KING KONG ESCAPES (1967): a bad, fun movie
Today we discuss a movie that is the film equivalent of a banana, mushroom, bleu cheese, ham hock and gummi bear pot pie. Before we get into it, allow me to take a bit of time to set the context for this weirdest of concoctions.
Many of us grew up with the 1964 Rankin Bass production of Rudolph the Reindeer. And even if we didn’t have it in our childhoods, the stop-motion classic is the longest running TV special of all TV specials, so you can still catch it every holiday season. That special was actually created in Japan, with MOM productions providing the stop-motion animation. Rankin Bass continued to use Japanese animators in subsequent productions, finding that they could save money.
In 1966, Rankin Bass produced an anime inspired cartoon series based on the King Kong film, with Kong now being a hero, rather than a force of destruction. 12 years earlier, the Toho company also had their big creature feature star, beginning in 1954 with the introduction of Godzilla. In 1962, Toho introduced their offering to big monster Kong battles with King Kong vs Godzilla. Soooo… when Rankin Bass in 1967 decided they wanted to make a live action film based on their King Kong cartoon, and having already been familiar with working with Japanese production companies, who else would they call on but someone who had already done a Kong film? Correct, they called Toho. Clear as mud. Good!
So this perfect mess of a perfect storm gave us King Kong Escapes. In the Arctic, Dr Who (the Japanese Dr. Who, not the British Time Lord) discovered Element X, the most powerful element known to man. He is funded by Madame Piranha, an agent of an undisclosed government who will not stand for delays in the delivery of Element X. Who tells her not to worry, that he has invented Robo Kong who is so powerful that he will mine the Element in days instead of months. The problem is that geniuses like Who can invent incredible gadgets but forget to do normal things like take a shower.
So when Robo Kong goes in to get Element X, the radiation is so high that it burns out his circuits and he falls over. Piranha is furious, having been told that she can have Element X in 100 days instead of months, and packs up to leave. Who convinces her to give him more time. So here we have Piranha who was expecting months, got told it was reduced to 100 days, became ecstatic, and then got mad when Robo Kong fell over, but managed to get Who 30 days from then. Are you following me mathematics guy?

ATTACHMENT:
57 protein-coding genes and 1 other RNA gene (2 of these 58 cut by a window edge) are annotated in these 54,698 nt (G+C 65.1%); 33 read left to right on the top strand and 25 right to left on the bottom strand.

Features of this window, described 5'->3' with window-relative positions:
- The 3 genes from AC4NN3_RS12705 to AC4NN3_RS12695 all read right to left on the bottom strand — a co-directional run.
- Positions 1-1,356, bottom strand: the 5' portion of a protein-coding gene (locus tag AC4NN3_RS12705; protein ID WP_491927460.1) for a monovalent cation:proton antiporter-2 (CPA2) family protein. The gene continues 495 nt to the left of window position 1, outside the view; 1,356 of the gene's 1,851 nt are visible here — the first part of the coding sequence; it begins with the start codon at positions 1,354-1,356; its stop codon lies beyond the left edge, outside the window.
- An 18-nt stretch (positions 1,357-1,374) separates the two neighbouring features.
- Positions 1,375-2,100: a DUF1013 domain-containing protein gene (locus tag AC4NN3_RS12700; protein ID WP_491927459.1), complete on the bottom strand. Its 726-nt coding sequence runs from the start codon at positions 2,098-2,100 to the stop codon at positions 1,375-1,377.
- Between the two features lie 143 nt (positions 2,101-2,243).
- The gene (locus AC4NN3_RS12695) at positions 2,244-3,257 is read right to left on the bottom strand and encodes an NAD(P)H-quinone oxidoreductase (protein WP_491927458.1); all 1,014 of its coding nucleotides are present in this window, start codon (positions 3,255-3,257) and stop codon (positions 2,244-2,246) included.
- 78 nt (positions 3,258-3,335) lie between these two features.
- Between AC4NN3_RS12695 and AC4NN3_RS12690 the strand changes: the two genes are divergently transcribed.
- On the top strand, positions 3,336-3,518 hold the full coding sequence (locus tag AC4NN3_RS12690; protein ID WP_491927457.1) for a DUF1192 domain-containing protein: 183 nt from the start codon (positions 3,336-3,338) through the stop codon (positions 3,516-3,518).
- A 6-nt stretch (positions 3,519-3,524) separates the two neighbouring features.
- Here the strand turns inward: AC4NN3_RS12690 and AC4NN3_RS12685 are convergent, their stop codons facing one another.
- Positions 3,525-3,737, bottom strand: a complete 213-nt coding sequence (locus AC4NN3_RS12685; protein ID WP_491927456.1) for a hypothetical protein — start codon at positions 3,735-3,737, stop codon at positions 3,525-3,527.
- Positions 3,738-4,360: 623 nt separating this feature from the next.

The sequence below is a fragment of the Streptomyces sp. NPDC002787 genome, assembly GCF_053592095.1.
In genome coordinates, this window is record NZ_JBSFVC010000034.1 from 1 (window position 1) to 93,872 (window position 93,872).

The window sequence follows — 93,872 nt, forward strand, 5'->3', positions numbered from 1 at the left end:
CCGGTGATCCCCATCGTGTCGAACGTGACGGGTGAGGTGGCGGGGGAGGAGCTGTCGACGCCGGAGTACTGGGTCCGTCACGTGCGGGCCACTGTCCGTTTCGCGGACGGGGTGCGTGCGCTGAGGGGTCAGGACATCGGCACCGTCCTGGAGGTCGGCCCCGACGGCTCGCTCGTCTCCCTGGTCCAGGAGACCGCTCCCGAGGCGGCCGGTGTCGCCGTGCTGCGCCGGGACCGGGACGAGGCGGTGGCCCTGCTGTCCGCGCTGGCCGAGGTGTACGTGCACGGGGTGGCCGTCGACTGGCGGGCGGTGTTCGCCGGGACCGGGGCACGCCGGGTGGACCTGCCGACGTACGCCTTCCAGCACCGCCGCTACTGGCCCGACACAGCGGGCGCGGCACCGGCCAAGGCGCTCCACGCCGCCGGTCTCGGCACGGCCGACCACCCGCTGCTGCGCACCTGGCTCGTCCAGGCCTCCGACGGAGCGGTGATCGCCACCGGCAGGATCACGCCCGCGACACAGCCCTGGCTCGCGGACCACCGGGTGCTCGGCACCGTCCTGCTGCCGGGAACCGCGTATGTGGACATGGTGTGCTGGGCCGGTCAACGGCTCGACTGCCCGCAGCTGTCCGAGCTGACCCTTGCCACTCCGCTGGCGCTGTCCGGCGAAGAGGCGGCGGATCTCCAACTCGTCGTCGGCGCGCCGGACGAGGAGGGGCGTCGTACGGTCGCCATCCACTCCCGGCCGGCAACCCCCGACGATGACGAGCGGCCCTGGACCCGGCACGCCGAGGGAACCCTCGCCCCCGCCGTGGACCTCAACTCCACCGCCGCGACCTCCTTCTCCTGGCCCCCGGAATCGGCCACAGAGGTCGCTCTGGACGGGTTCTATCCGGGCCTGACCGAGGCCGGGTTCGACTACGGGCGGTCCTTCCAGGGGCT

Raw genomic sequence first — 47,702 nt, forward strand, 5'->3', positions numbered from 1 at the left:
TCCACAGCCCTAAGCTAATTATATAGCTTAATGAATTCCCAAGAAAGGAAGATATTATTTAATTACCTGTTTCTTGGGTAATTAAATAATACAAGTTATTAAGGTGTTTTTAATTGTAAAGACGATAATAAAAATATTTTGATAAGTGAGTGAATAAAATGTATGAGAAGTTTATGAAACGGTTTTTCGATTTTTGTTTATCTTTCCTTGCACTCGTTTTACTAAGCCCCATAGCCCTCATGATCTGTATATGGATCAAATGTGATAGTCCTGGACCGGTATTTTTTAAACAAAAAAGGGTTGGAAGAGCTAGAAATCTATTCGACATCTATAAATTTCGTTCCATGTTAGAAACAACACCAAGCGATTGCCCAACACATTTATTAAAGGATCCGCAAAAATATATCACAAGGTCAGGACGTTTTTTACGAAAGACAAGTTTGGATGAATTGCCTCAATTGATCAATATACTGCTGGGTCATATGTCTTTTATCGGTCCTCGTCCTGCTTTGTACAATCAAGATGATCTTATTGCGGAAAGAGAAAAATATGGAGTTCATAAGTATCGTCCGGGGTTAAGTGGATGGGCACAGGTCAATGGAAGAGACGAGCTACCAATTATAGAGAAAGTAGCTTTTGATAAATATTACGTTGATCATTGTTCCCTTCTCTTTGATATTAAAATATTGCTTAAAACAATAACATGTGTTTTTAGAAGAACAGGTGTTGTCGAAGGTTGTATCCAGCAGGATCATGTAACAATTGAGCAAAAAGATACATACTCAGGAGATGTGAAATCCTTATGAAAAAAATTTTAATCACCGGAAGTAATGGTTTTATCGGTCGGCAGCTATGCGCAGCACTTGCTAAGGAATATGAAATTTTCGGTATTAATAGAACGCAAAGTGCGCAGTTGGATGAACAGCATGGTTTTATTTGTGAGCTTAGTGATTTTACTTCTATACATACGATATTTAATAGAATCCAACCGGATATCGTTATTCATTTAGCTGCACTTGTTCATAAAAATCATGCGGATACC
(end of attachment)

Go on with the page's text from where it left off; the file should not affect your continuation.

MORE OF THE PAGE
What can Who do? Well yeah, he’s going to have to capture real Kong who is on Mondo Island, and has become enamored by a Naval nurse on a visiting submarine (don’t ask). So all Who has to do is helicopter lift a 60’ gorilla, kidnap a nurse surrounded by a submarine full of naval officers, and make her convince Kong to mine the Element. Easy.
This begs the standard super villain question: why is a guy who is smart enough to invent an earpiece that works on 60’ tall gorillas to keep them hypnotized to do what he wants, even messing with mining an element and selling it to a foreign government? Money? Power? It seems like that level of tech genius would allow him to invent anything he wanted to secure his money and power. It reminds me of the Superfriends episodes where Lex Luthor invents some kind of gadget which is beyond the capabilities of anyone living only to use it to turn the gasoline in the Bat mobile into grape jelly to keep the Caped Crusaders from arriving at the crime scene on time. And then never use the devise again. Ever.
The rest of the plot doesn’t matter because Kong breaks the control, swims away, goes and fights the repaired Robo Kong (which would have saved Who a lot of time and money if he had just done this in the first place) and saves the world. If that doesn’t make sense, its because its not going to make any more sense when you watch it. But the fight between Kong and Robo Kong is something to see.
Side notes- I have no idea why, but the guy they used to voive Dr. Who in the English version is Paul Frees. One of my favorite voice actors, he did Ben Grimm is the 1967 cartoon version of the Fantastic 4, and he did Boris Badenov in Rocky and Bullwinkle. Yeah that guy. I’m not making it up. And Tokusatsu fans will notice Susumu Kurobe as one of Who’s henchmen. We know him as Shin Hayata, the guy who turned into Ultraman in 1966. I’m not going to kid you. This is not a good film, but it is fun
IMDB says 5.5/10. Let’s let that stand.